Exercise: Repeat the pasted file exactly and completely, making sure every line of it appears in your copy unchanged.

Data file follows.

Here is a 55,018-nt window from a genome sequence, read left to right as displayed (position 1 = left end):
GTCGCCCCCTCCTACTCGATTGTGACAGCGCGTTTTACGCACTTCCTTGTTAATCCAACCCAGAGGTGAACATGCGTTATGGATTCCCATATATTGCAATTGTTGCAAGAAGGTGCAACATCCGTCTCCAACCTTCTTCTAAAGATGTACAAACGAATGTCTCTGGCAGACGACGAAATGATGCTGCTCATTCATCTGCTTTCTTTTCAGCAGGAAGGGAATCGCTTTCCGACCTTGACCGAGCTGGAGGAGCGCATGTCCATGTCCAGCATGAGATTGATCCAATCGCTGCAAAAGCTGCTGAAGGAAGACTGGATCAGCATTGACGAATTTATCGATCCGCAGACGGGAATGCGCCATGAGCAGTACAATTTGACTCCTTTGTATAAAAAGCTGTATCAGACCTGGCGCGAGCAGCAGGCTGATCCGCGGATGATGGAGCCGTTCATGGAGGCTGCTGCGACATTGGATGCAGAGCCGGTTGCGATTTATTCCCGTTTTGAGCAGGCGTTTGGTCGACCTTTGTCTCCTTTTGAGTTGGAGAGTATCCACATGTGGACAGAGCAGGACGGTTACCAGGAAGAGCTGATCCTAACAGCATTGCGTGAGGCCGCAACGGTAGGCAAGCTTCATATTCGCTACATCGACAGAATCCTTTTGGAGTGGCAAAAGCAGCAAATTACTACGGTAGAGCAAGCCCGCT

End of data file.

Here is a 55,018-nt window from a genome sequence, read left to right as displayed (position 1 = left end):
GTCGCCCCCTCCTACTCGATTGTGACAGCGCGTTTTACGCACTTCCTTGTTAATCCAACCCAGAGGTGAACATGCGTTATGGATTCCCATATATTGCAATTGTTGCAAGAAGGTGCAACATCCGTCTCCAACCTTCTTCTAAAGATGTACAAACGAATGTCTCTGGCAGACGACGAAATGATGCTGCTCATTCATCTGCTTTCTTTTCAGCAGGAAGGGAATCGCTTTCCGACCTTGACCGAGCTGGAGGAGCGCATGTCCATGTCCAGCATGAGATTGATCCAATCGCTGCAAAAGCTGCTGAAGGAAGACTGGATCAGCATTGACGAATTTATCGATCCGCAGACGGGAATGCGCCATGAGCAGTACAATTTGACTCCTTTGTATAAAAAGCTGTATCAGACCTGGCGCGAGCAGCAGGCTGATCCGCGGATGATGGAGCCGTTCATGGAGGCTGCTGCGACATTGGATGCAGAGCCGGTTGCGATTTATTCCCGTTTTGAGCAGGCGTTTGGTCGACCTTTGTCTCCTTTTGAGTTGGAGAGTATCCACATGTGGACAGAGCAGGACGGTTACCAGGAAGAGCTGATCCTAACAGCATTGCGTGAGGCCGCAACGGTAGGCAAGCTTCATATTCGCTACATCGACAGAATCCTTTTGGAGTGGCAAAAGCAGCAAATTACTACGGTAGAGCAAGCCCGCT